Do you recall that NYPD monitoring of Muslim student groups at area universities was kind of a big deal? It still is, and your peers are quoted attesting to that! (Associated Press)

You can expect some much-needed additional fallout from the New York Post’s attempt to report on the situation in the form of an offensive cartoon. (Gothamist)

And you can get better fries just about anywhere.” Perennial Columbus Avenue (among other places) favorite Shake Shack is licked by the acidic tongue of the Times food critic, and doesn’t fare (pun intended) too badly! (NY Times)

Why the academy does not consist of Netflix reviewers. Though some of these might in fact be more eloquent than what we’re used to at the Oscars. (Gawker)

The trial for the BP gulf oil spill begins tomorrow. Remember that? (CNN)

Effective anti-Soviet countermeasures via Flickr Creative Commons




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img September 26, 201010:05 amimg 4 Comments

Andrew Carnegie, Big Business OG

The owner of Tom’s is being sued by a former employee. (NY Post)

Big Business wants to know if we should all be eating like cavemen. (Gawker)

Google wants the whole country to look like Epcot. (Wired)

Columbia researchers have come out with the first independent estimate of the volume of the Gulf oil spill — 4.4 million barrels. (Columbia)

And congratulations to the men’s rugby team, who beat Harvard yesterday for the first time in decades. Huzzah!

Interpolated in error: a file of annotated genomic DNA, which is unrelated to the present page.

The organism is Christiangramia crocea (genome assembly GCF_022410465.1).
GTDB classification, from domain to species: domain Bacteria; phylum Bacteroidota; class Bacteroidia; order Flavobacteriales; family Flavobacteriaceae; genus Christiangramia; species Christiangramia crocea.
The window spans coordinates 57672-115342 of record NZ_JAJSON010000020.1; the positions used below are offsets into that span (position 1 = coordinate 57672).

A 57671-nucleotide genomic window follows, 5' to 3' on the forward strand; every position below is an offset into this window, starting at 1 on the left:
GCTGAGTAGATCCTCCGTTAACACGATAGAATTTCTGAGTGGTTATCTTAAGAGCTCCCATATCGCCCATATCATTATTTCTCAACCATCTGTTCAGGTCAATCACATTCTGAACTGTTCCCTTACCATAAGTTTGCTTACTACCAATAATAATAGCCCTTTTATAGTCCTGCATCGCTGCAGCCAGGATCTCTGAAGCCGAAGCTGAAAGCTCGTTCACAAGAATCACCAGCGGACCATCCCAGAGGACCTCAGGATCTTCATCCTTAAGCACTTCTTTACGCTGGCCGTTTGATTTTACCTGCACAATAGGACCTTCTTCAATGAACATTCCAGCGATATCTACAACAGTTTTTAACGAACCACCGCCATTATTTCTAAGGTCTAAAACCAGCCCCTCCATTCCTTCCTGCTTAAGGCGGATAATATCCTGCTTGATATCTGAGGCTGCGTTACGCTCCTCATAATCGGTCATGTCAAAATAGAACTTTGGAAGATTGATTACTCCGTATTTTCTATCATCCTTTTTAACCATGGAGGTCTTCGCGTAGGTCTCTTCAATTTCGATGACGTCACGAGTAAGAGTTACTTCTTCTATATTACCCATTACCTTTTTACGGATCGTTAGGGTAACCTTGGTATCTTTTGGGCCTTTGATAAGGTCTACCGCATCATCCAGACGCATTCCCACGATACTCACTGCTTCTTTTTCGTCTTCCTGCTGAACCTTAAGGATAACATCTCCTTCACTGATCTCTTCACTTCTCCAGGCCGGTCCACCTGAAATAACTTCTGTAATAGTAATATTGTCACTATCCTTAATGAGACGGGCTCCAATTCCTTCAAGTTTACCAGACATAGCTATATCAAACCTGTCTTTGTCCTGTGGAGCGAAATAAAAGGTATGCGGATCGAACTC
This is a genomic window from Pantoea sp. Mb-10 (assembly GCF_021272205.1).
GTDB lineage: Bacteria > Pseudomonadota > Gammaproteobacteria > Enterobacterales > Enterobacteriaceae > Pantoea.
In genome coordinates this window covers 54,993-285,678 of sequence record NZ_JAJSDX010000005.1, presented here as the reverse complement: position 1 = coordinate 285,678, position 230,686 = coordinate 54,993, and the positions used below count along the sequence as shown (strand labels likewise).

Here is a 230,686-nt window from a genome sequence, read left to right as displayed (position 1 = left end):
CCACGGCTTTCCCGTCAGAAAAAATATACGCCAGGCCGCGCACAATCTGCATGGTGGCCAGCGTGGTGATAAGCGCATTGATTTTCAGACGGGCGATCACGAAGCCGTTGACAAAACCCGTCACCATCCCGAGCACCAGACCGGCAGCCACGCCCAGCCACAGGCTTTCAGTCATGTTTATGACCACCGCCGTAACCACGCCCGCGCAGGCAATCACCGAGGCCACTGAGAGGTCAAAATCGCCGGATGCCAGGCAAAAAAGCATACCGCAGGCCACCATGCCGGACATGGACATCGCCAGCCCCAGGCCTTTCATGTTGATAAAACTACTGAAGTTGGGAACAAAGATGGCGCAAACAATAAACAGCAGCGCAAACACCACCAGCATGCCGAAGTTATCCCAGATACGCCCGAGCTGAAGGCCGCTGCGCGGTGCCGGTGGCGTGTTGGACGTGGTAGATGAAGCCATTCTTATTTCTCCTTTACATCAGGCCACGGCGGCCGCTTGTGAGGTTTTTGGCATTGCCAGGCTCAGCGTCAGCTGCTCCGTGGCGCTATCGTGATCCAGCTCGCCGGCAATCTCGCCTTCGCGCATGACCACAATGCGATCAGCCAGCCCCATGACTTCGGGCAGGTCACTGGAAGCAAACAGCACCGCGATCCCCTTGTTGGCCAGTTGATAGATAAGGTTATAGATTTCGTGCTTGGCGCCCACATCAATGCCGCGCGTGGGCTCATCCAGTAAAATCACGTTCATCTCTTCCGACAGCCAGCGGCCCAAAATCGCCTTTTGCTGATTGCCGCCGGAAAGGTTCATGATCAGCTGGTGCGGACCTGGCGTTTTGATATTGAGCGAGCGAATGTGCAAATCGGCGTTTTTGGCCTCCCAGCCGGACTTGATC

Photo from Wikimedia Commons



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img February 20, 200710:32 amimg 60 Comments

Last night, the Columbia Republicans and Democrats met in Hamilton for a debate on energy policy. Karen Leung has this piquant dispatch (all opinions are her own–read Spec for the bland version).

sdfThe best moments of political analysis at last night’s energy policy debate came from Tedde Tsang, who spoke to no one. Tsang, three rows from the back, laughed quietly to himself whenever either side made a verbal screw-up. He sometimes made the effort to hoot.

At the front, Evan Thomas, CC ’08, and Dan Amrhein, CC ’09, spoke for the Dems. In their opening remarks, they attacked increasing oil dependency and lack of research funding for alternative energy under the Bush administration – their strongest points. They were supported by Thomas’s very active eyebrows.

The Republicans’ Tao Tan, CC ’07, and Dana Newborn, CC ’09, were forced to defend Bush’s track record. Or rather, Tan mostly left Newborn to the (difficult) task. The Energy Policy Act of 2005 was her crutch, and both argued for private innovation as an alternative to state policy as a solution for oil dependency.

But the crowd, mostly Dems, wasn’t there for policy analysis. They wanted rhetorical piss and vinegar. One softball to their team – “Is the Bush administration doing enough to counter global warming?” – got a good half-minute of laughter. While substantive arguments were sometimes alluded to – props to Newborn and Amrhein for being the most effective on this – the real focus of the evening was on Thomas’s talking points and verbal barbs, and on Tan’s strange, just strange, outbursts. (more…)